While the jury is still out on the effectiveness of focusing on fertility to counter depopulation, it is already clear that demographic policies need to address the reasons for depopulation on a more holistic level. What is the point of spending billions of forints or zloty on fertility treatment and state handouts only to create a new generation of adults who, much like their predecessors, will head west?
Employment and economic stability have a much larger impact on the birth rate than any narrow fertility-based policies. For example, Estonia’s implementation of fertility-boosting measures appeared to be working when they coincided with a large drop in unemployment. Yet when unemployment began to rise again, the birth rate fell.
Instead of a nuclear family-centred response, a recent report from the European Economic and Social Committee (EESC) has outlined that human-centred labour market policies to combat unemployment and establish sustainable economic opportunities should be prioritised, in combination with a promotion of a healthy work-life balance, flexible parental leave, high quality care and investment in public services.
“[EU] member states with active family policies, which are diverse and reflective of their cultures, have higher birth rates than those which have none or weak ones,” explains Stéphane Buffetaut, a rapporteur of the EESC. “Such policies are part of a broader framework that guarantees their effectiveness: jobs, economic and social dynamics, a family-friendly culture, an adapted housing policy, an efficient education system, and environmental policies.”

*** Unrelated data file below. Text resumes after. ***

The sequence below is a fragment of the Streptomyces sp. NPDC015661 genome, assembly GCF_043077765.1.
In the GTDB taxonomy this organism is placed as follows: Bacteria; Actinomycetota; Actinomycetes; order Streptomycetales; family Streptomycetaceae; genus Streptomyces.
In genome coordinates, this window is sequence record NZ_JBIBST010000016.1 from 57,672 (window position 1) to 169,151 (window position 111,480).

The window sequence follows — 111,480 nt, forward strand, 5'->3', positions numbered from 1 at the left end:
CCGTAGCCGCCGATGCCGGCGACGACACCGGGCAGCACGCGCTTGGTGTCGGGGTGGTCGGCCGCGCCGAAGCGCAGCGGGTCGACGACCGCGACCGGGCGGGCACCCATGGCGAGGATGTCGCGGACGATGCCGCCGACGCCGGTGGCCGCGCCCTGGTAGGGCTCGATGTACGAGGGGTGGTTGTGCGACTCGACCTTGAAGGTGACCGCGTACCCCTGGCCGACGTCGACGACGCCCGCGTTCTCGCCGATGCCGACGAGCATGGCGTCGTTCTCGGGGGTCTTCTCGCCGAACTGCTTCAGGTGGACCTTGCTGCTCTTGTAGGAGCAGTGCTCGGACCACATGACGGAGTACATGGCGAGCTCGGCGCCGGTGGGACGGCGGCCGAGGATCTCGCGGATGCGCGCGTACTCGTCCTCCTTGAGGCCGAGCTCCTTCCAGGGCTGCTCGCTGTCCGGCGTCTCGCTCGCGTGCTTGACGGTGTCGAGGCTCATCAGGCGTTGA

The aim to counteract depopulation should therefore address the causes at a foundational level, making the country more livable to begin with. This mitigates depopulation at the root cause rather than with short-lived, band-aid solution.
“Most of the European population’s income comes from work, and without job creation, dynamic labour market perspectives, security in the labour market and quality employment it is difficult to establish a family and to provide them with decent living conditions,” says Adam Rogalewski, a co-EESC rapporteur. “This is why the most feasible and effective remedy to negative consequences of population ageing is neither focusing on higher fertility rates nor more migration, but rather increasing labour force participation.”
Similarly, a group of researchers and analysts from the United Nations Population Fund (UNFPA), tell Emerging Europe that “migration is often the main cause of depopulation. That makes predicting future trends more difficult, since migration tends to fluctuate much more than the other components of population dynamics, fertility and mortality.” However, the group emphasised that, “we know, however, that one of the main reasons for migration (from emerging Europe countries) is the perceived lack of prospects for the future, economically but also socially.”